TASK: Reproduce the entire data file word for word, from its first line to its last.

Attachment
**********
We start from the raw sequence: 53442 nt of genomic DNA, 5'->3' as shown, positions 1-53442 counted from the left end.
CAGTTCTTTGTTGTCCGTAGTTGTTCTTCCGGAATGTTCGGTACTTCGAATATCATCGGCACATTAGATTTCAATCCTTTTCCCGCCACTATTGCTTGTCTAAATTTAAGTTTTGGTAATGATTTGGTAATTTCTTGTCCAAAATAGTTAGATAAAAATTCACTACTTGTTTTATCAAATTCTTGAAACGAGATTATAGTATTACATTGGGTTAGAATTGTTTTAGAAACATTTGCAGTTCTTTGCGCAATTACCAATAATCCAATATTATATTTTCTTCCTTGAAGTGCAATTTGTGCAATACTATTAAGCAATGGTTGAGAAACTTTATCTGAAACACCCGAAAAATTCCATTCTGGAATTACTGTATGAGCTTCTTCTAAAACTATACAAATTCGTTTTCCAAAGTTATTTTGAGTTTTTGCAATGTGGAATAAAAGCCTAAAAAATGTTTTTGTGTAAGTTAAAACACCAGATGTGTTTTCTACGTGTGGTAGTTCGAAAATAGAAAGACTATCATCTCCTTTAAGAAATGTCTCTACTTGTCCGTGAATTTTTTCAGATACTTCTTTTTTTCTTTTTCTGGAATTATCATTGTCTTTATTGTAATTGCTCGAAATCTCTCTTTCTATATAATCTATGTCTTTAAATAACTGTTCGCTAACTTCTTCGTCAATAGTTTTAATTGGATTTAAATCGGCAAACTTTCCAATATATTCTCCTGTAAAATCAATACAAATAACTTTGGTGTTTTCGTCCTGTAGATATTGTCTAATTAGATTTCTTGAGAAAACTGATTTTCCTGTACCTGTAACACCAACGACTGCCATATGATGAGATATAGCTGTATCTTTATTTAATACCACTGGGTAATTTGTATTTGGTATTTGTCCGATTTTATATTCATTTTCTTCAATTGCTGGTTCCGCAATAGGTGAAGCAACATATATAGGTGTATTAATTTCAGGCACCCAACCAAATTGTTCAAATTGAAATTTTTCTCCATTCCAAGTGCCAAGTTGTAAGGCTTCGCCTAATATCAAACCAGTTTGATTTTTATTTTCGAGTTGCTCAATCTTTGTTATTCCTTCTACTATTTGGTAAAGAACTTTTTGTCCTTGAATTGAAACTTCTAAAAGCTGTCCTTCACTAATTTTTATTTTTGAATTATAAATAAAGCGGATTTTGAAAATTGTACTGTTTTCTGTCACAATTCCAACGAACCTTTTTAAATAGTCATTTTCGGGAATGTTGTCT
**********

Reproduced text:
We start from the raw sequence: 53442 nt of genomic DNA, 5'->3' as shown, positions 1-53442 counted from the left end.
CAGTTCTTTGTTGTCCGTAGTTGTTCTTCCGGAATGTTCGGTACTTCGAATATCATCGGCACATTAGATTTCAATCCTTTTCCCGCCACTATTGCTTGTCTAAATTTAAGTTTTGGTAATGATTTGGTAATTTCTTGTCCAAAATAGTTAGATAAAAATTCACTACTTGTTTTATCAAATTCTTGAAACGAGATTATAGTATTACATTGGGTTAGAATTGTTTTAGAAACATTTGCAGTTCTTTGCGCAATTACCAATAATCCAATATTATATTTTCTTCCTTGAAGTGCAATTTGTGCAATACTATTAAGCAATGGTTGAGAAACTTTATCTGAAACACCCGAAAAATTCCATTCTGGAATTACTGTATGAGCTTCTTCTAAAACTATACAAATTCGTTTTCCAAAGTTATTTTGAGTTTTTGCAATGTGGAATAAAAGCCTAAAAAATGTTTTTGTGTAAGTTAAAACACCAGATGTGTTTTCTACGTGTGGTAGTTCGAAAATAGAAAGACTATCATCTCCTTTAAGAAATGTCTCTACTTGTCCGTGAATTTTTTCAGATACTTCTTTTTTTCTTTTTCTGGAATTATCATTGTCTTTATTGTAATTGCTCGAAATCTCTCTTTCTATATAATCTATGTCTTTAAATAACTGTTCGCTAACTTCTTCGTCAATAGTTTTAATTGGATTTAAATCGGCAAACTTTCCAATATATTCTCCTGTAAAATCAATACAAATAACTTTGGTGTTTTCGTCCTGTAGATATTGTCTAATTAGATTTCTTGAGAAAACTGATTTTCCTGTACCTGTAACACCAACGACTGCCATATGATGAGATATAGCTGTATCTTTATTTAATACCACTGGGTAATTTGTATTTGGTATTTGTCCGATTTTATATTCATTTTCTTCAATTGCTGGTTCCGCAATAGGTGAAGCAACATATATAGGTGTATTAATTTCAGGCACCCAACCAAATTGTTCAAATTGAAATTTTTCTCCATTCCAAGTGCCAAGTTGTAAGGCTTCGCCTAATATCAAACCAGTTTGATTTTTATTTTCGAGTTGCTCAATCTTTGTTATTCCTTCTACTATTTGGTAAAGAACTTTTTGTCCTTGAATTGAAACTTCTAAAAGCTGTCCTTCACTAATTTTTATTTTTGAATTATAAATAAAGCGGATTTTGAAAATTGTACTGTTTTCTGTCACAATTCCAACGAACCTTTTTAAATAGTCATTTTCGGGAATGTTGTCT